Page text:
Want a Matrix-like artmaking download? Try to discover, if you can, why an artist created as they did.

I’d always loved the paintings of JMW Turner, but when I learned about the young artist’s fascination with Dutch Golden Age maritime painting, I appreciated all the more the transcendent, semi-abstract (and very un-Dutch) light-scapes Turner made later in life. Turner treated the “old masters” as springboards for the spirit – but he needed those masters!

Arguably the first step to “finding your voice” as an artist is finding a Master whose work you’re drawn to. Of course, study the techniques they use to make their work sing. But don’t stop there – how it’s done is important, but it’s only half of what that artist can teach you. Digging deeper than the surface is important too.

Ask yourself why you love an artist’s work as well as admiring the artist’s skill. It’s important for your own creative growth to try to enter into the inner life of the creator, their “motive” for painting how they did (which is where the technical term “motif” comes from). Mentally connecting technique with artistic impulse furthers your resolve to create work that expresses your own.

A ‘pilgrimage of the heart’

Do some serious poking around: watch videos, read online interviews and show reviews. Read the artist’s statement and the website bio. Get in front of the work you love in person (always hard, and harder than ever these days, I know) and just look, think and feel what you feel. Admire the lines, the color, the styling, but also look under the hood, so to speak. Step back and see if you can trace the emotional ideas and thought processes that drove the major creative decisions.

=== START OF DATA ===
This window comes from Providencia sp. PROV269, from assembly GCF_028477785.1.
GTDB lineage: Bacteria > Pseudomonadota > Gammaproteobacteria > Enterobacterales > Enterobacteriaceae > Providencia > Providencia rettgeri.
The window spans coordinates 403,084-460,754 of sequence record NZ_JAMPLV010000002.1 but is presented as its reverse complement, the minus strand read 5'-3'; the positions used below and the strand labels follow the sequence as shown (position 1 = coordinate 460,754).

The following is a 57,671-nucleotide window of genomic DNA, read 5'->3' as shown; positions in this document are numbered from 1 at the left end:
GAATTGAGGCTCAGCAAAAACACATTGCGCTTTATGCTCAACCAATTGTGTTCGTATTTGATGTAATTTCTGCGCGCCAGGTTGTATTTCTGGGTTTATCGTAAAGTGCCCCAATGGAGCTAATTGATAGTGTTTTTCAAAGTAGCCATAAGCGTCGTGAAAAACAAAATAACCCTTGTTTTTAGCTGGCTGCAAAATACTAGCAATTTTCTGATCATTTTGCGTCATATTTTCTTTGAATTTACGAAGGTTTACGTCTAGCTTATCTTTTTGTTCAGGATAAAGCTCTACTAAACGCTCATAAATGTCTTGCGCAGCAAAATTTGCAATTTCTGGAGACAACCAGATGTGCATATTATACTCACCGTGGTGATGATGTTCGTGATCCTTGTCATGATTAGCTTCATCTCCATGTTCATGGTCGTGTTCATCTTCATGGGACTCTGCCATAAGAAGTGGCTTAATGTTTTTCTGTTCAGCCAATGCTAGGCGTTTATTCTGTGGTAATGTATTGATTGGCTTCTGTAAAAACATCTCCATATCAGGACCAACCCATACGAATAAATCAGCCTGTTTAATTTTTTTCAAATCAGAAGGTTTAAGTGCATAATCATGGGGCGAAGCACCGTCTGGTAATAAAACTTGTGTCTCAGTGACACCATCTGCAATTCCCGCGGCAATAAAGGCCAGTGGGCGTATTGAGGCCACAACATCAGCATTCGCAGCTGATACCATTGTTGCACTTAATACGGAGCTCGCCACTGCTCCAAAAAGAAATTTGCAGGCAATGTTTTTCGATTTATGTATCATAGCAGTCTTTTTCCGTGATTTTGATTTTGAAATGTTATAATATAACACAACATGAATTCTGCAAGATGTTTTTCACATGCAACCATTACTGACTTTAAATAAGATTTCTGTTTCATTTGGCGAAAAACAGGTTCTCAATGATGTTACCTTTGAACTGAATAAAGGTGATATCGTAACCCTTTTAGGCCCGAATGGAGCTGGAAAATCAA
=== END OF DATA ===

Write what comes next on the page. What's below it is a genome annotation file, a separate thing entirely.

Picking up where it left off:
Can you feel what prompted those choices? Treat individual artists’ techniques as welcome signposts on a long journey: “Faith,” said theologian A. J. Heschel, “is not the clinging to a shrine but an endless pilgrimage of the heart.”

All artists have always copied and stolen from each other. There’s no shame in copying others’ work as you learn the basics of how it’s done, nor should anyone feel at all icky about incorporating aspects of others’ work into their own.

Just remember, as Matisse suggested, to sense your way into the thoughts and feelings behind the effort as well as understanding the technique necessary to lock in the results that blow you and everybody else away.